Unit 12: Post-Secondary: Young Adults & Adults

I’m — oh, yeah, “talking”
and “taking action.” I think they are…verbs, verbs,
but there is no verbs. Oh, this is noun. I use peer assessment
in my classes a lot because I think again,
it goes back to the idea of autonomy and helping
the students stand on their own two feet
in terms of improving their writing
and developing criteria of what makes good writing. And by seeing, again, seeing
examples of their peers’ writing and being able to compare it
to their own writing, they can, again, say “Wow, this
is — I did a really good job.” Or, “Ugh, I’ve got some areas
I need to improve.” The feedback activity was
helpful because I learn about
my mistake, and I saw my friend’s mistake
and learn about it. I got different information
from different students and all different opinion,
uh-huh. And each of the students
has a new opinion. So the activity that we did
was an editing activity, and the students were asked to
edit a first draft of an essay. And before, of course, they got
to the editing step, the students had learned
the different parts that make an effective essay, from a strong thesis statement
to body paragraphs that had topic sentences,
explaining sentences, all the different parts
that make a strong paragraph. So let’s just go over
the checklist again. So go to any station and follow
the directions for highlighting, and then you’ll always see an
example from our example essay. Check each item using
the guide questions. Make any necessary changes
and/or initial your checklist. So, if you need to change
something, don’t be afraid to go and
hand-write in your essay. That’s fine. Ask a classmate
to check your essay. They should only initial
if they agree, so don’t just say “okay, here”,
you know, sign it and not look,
that’s not helpful. Okay? And then go to a new station only after you and a classmate
have agreed. All right, how are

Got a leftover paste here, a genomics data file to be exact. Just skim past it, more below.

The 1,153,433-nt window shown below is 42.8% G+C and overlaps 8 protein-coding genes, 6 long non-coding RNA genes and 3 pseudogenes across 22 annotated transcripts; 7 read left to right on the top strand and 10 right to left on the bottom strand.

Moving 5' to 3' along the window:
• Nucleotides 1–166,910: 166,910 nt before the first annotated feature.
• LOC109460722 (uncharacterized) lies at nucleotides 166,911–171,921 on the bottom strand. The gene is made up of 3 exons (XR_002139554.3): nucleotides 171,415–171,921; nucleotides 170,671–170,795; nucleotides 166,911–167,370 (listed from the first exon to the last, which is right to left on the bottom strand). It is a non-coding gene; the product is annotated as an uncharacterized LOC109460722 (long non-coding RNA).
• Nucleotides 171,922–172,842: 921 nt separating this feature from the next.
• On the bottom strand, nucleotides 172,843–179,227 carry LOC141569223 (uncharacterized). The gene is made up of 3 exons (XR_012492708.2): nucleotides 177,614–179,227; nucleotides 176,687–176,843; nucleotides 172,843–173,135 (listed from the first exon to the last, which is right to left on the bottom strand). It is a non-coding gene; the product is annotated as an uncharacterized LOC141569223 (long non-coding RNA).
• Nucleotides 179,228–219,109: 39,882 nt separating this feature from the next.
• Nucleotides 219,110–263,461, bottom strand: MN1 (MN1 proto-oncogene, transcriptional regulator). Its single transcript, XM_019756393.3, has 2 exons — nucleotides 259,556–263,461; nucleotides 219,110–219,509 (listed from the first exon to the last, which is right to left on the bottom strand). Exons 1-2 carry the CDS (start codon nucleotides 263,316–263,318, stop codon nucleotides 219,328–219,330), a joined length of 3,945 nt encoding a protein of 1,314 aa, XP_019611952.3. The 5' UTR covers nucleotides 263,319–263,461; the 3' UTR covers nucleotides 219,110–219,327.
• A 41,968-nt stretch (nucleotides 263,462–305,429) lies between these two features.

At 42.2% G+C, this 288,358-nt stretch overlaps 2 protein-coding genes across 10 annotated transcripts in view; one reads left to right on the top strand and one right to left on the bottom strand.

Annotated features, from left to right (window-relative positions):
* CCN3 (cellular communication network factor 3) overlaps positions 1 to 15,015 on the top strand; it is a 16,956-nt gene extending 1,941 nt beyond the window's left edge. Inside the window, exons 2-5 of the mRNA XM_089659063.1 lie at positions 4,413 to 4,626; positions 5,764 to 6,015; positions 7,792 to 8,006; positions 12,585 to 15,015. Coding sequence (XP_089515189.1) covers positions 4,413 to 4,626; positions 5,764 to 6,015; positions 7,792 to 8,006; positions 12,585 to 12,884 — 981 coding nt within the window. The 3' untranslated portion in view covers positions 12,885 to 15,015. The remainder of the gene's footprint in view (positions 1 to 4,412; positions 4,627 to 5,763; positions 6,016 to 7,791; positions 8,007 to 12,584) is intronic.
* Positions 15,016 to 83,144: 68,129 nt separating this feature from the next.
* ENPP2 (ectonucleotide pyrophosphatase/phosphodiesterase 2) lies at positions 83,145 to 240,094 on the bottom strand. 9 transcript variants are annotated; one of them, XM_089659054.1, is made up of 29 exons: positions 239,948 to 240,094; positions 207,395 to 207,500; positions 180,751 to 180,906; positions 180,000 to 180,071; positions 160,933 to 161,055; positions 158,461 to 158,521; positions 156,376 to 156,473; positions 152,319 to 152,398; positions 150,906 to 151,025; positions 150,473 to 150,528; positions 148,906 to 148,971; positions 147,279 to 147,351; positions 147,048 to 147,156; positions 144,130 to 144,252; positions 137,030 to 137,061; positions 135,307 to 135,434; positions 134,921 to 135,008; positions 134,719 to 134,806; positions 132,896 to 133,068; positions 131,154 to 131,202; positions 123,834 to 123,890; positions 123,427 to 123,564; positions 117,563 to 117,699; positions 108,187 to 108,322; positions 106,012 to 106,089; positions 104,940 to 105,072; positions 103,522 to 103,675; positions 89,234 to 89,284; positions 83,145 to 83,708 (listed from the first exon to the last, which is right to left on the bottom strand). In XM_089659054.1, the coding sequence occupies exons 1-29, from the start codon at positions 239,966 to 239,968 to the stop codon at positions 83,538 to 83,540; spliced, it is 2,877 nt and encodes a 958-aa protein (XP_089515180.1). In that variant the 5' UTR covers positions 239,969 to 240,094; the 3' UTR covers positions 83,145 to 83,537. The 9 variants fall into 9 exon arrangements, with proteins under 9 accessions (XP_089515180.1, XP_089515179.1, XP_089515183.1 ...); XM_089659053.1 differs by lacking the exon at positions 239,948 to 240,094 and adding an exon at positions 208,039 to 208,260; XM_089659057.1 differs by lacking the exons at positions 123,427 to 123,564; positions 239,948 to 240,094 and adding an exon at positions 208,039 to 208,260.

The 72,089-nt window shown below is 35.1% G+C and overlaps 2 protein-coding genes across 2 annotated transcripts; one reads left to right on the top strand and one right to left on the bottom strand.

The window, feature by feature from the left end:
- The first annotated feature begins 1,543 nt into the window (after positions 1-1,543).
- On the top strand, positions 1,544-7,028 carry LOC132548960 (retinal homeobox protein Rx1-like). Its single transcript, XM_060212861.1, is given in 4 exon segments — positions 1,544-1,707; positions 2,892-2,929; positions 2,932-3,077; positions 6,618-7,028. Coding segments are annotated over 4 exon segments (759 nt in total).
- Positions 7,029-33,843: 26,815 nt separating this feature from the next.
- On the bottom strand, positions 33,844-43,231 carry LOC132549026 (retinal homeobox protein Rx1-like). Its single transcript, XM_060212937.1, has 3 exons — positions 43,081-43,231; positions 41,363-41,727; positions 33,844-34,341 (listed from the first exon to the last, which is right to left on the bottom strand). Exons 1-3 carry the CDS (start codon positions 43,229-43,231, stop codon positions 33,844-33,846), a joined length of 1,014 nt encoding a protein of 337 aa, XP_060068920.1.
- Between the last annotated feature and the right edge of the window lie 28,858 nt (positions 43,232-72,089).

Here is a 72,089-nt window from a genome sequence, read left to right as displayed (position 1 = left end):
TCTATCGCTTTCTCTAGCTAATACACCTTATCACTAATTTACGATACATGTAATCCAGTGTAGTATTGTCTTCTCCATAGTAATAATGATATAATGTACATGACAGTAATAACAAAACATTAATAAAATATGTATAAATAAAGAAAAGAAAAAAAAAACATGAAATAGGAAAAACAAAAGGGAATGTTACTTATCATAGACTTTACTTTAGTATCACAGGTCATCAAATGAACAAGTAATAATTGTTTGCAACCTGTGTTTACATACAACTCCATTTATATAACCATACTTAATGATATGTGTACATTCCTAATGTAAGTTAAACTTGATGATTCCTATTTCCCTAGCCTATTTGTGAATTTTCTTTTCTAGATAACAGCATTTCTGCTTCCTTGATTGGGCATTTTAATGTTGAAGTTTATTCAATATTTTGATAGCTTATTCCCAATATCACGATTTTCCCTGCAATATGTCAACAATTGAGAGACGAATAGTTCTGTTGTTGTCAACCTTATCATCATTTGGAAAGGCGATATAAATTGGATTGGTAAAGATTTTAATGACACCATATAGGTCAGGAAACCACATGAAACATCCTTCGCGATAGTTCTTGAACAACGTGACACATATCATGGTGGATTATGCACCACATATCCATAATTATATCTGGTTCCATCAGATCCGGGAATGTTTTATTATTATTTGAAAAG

you doing, Mike? Okay, good. Sign my name here? You just initial, your name. But you must write here. It was short. Ah. Certain factors
you must explain. Maybe the first one
is not so clear. So how many paragraphs
do you have, three or two? – Three, right?
– Three, yeah. The goal of this activity was
for the students to notice the strengths
in their essays, the things they’d done
really well and that they were proud of, but also to see where maybe
they were missing some ideas or missing some parts, or possibly where the
information wasn’t as good as it could be. This activity improved
my — my essay. For example, it improved
my introduction, and I used many examples. Or I have a new — a new vocab, and I used a concluding
sentence. Also another goal was for
students to see other examples, their peers’ essays,
so that they could compare, “Wow, Yuki did this really well, but maybe mine was better
in this other part”. So they could kind of develop an inner criteria of what makes
a strong essay. I think one of the big benefits
of this activity is for students to see many
different kinds of writing from their peers and also to
evaluate their own writing in comparison to their peers. They see examples
of strong writing. They see examples
of weak writing. And then they can kind of see
how their writing falls in, in this whole mix. I learn from their mistakes,
yes. For example, Yuki, my friend
Yuki, her essay doesn’t have — doesn’t have introduction
section, so I checked my introduction
section again. I think, “Therefore they will
accept his judgment.” So yeah, I’m sorry I didn’t… – Short examples.
– Mm-hmm. – So it’s okay?
– It’s — I think it’s okay. As I was walking around
and listening to students, I noticed a lot